Why do voters need to be in charge of approving any gambling expansion in Florida?
The short answer is that nobody else has proven themselves capable. It seems that every time politicians or bureaucrats have given the gambling industry a seemingly tiny concession, it has resulted in a massive expansion of gambling.
In our video entitled “Gambling Creep,” we documented how this reality has led to the types of gambling we have in Florida today.
One case in point is currently in front of the Florida Supreme Court. In 2004 voters narrowly approved an amendment that would allow slot machines in 7 pari-mutuel wagering facilities in Miami-Dad and Broward Counties. When implementing that bill, the Florida Legislature bent the rules and gave slots to those 7, plus one other pari-mutuel facility in Miami-Dade County. Now gambling lawyers and lobbyists are trying to use that law to force slot machines into approximately 30 other dog track, horse track and jai alai fronton in every Florida County with a pari-mutuel facility.
Consider another case in point: the embarrassing position the state has put itself in regulating banked card games – those like blackjack and baccarat where a gambler plays against a house dealer.
Florida lawmakers gave the Seminole Tribe exclusive rights to offer such games in the 2010 gambling compact. Backing up the deal was Florida Statute 849.086(12)(a) outlawing banked games not specifically authorized by the legislature.
And so what happened?
Shortly after the compact was signed, state regulators allowed pari-mutuel casinos in Miami-Dade and Broward counties to offer an electronic game that played blackjack with electronic cards, as if there is a difference between a microchip dealing out the cards as opposed to a human.
The Seminoles understandably did not see it that way.
And then compounding the matter, regulators allowed cardrooms at pari-mutuels across the state to offer variations of poker games, called “Pai Gow Poker” or “Three Card Poker”, in which players played against the dealer instead of each other. The deal is supposed to be rotated among players so the “house’’ is not involved in the action.
This person holds the title of “designated player.’’
On paper, it still looks like players playing against each other.
But that’s not how it plays out.
The pari-mutuels bring in third-party vendors to act as the “designated player.’’ These vendors, in turn, pay a hefty sum to the pari-mutuel. The deal doesn’t rotate. And the vendors often don’t deal. They just sit there taking in the money while a dealer from the pari-mutuel dispenses the cards.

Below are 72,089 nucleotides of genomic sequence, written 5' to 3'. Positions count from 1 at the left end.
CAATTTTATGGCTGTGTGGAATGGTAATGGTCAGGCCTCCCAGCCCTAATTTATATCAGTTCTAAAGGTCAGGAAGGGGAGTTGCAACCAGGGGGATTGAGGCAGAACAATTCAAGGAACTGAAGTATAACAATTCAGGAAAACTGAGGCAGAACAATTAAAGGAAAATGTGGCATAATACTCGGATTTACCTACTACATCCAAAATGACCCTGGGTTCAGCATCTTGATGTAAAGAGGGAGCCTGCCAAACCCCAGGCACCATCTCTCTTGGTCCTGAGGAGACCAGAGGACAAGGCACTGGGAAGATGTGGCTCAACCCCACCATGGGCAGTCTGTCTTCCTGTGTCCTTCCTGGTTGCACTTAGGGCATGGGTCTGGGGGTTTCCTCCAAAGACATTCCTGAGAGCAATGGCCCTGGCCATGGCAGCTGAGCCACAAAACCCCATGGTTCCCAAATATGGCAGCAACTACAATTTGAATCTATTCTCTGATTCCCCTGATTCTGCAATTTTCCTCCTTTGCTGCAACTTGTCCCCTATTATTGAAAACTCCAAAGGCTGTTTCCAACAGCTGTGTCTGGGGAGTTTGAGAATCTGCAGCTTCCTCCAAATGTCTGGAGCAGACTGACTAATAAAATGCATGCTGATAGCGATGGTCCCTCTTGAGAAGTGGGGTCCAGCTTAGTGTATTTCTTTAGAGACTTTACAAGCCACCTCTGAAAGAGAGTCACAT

To quote Nick Sortal, the gambling writer for the Sun Sentinel in Fort Lauderdale: “…my take is that this ‘designated player’ stuff is a work-around to avoid using the word dealer. It’s a banked card game, pretty obviously.’’
The Seminole Tribe is in complete agreement with Nick.
The tribe’s right to exclusively offer banked card games under the 2010 compact expired last year. The state says it has to stop them. The tribe says no it doesn’t because the state has violated the compact by allowing the pari-mutuels to offer banked games – both at video terminals and at the card tables. This puts in jeopardy tens of millions of dollars the tribe pays the state every year from its winnings. In effect, the state has given the tribe a big legal club to beat the state over the head with in their ongoing legal wrangling.
And so now regulators from the Department of Business and Professional Regulation are trying to halt these games at the pari-mutuels. This has put the Department in the bizarre position of arguing that even if it allowed the games back in 2011, that doesn’t make them legal. It has told the pari-mutuels to go to the Legislature and change the statute.
“If the (department) allowed something that should not have been allowed, shame on us,” department lawyer William Hall said in an administrative hearing.
Of course the pari-mutuels are screaming foul, saying the state can’t do take-backs. They are screaming loudly because interest in traditional poker is waning and interest in the two and three card banked poker games is increasing.
We have gambling expansion by dysfunction, in which the state is working at cross-purposes to its own interests as well as taxpayer’s interests.
The only solution is to put voters back in charge of gambling expansion. It’s what the writers of our state’s constitution intended when they wrote Article X, section 7 into our state’s constitution back in 1968, (read more about that here) and has been the prevailing wisdom in our state until the last few years.
This is why No Casinos supports the Voters in Charge initiative, which would require any form of casino gambling to be approved by a statewide vote of the people in order to be legal in Florida. The measure has gained enough petition signatures for a review by the Florida Supreme Court in anticipation of appearing on the 2018 ballot.
The alternative is a continuation of a system in which gambling decisions are determined by, haphazard regulation, costly legal battles and back-room political wheeling and dealing.
It’s time to put voters in charge of gambling policy in Florida.